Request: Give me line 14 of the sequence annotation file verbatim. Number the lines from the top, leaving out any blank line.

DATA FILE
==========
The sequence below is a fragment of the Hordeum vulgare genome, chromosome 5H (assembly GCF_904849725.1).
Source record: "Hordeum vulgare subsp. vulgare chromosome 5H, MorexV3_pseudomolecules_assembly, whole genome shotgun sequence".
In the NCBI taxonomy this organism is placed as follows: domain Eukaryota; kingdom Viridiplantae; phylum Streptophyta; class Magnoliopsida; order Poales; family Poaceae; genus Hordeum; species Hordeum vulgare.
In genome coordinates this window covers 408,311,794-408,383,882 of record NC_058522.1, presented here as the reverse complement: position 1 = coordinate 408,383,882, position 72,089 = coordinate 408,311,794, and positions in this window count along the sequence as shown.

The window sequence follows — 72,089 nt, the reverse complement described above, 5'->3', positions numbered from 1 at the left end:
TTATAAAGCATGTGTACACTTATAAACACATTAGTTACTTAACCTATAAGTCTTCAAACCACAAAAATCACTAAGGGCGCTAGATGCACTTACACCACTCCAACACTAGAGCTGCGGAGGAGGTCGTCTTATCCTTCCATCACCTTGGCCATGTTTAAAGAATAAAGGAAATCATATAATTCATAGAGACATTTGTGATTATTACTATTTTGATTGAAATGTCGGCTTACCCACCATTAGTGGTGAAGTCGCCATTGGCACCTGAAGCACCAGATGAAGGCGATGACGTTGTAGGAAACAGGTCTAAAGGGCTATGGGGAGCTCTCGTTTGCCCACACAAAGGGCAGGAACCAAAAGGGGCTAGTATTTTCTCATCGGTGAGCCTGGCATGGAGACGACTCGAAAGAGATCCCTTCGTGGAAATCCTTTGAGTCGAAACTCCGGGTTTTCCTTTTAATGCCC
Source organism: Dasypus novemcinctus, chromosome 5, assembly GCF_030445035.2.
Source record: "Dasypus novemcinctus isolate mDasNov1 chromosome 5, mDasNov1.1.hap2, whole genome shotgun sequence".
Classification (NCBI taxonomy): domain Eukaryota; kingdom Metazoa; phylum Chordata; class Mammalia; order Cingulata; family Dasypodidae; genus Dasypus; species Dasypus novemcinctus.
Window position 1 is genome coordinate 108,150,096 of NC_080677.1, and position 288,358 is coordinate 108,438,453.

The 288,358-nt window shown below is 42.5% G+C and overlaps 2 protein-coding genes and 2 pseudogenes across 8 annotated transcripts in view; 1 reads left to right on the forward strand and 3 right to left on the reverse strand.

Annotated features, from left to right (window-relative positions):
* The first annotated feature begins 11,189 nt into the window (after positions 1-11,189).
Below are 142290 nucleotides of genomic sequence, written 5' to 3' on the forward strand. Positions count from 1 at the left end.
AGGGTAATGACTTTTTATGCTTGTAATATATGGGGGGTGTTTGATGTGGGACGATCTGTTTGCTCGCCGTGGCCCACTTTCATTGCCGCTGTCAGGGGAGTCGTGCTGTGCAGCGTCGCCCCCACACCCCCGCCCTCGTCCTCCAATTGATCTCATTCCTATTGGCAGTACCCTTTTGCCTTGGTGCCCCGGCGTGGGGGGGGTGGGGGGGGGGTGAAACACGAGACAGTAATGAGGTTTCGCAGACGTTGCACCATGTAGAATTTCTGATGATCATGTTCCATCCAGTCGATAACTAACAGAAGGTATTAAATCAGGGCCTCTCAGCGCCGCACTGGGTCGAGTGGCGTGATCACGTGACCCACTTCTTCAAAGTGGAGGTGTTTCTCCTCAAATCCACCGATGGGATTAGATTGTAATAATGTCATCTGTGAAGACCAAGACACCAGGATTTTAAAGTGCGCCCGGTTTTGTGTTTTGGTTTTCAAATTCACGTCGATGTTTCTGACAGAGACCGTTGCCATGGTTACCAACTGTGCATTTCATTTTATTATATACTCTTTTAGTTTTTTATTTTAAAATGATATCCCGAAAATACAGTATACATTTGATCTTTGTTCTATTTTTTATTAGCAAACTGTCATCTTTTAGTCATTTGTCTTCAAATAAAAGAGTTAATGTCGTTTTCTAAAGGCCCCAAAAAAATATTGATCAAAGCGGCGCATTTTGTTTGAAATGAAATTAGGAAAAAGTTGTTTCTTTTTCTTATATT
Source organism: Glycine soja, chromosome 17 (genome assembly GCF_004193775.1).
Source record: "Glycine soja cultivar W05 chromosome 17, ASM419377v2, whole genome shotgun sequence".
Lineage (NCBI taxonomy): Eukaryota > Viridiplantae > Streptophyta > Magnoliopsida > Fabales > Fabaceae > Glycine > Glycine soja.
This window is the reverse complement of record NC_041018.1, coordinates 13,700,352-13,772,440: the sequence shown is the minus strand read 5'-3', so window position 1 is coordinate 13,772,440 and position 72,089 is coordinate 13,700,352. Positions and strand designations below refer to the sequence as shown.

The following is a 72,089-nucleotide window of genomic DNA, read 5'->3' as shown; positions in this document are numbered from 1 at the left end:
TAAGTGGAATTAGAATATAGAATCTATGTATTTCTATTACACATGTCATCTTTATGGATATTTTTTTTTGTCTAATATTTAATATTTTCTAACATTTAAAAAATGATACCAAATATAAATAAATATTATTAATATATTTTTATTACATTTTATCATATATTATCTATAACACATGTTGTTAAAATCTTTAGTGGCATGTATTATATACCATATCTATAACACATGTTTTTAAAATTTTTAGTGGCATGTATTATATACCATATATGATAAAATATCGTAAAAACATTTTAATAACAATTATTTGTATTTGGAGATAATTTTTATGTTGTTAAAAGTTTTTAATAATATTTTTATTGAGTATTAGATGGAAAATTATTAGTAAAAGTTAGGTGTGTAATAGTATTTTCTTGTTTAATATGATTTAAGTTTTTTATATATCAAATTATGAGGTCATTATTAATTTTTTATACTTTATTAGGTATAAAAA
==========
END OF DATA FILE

Below are 142290 nucleotides of genomic sequence, written 5' to 3' on the forward strand. Positions count from 1 at the left end.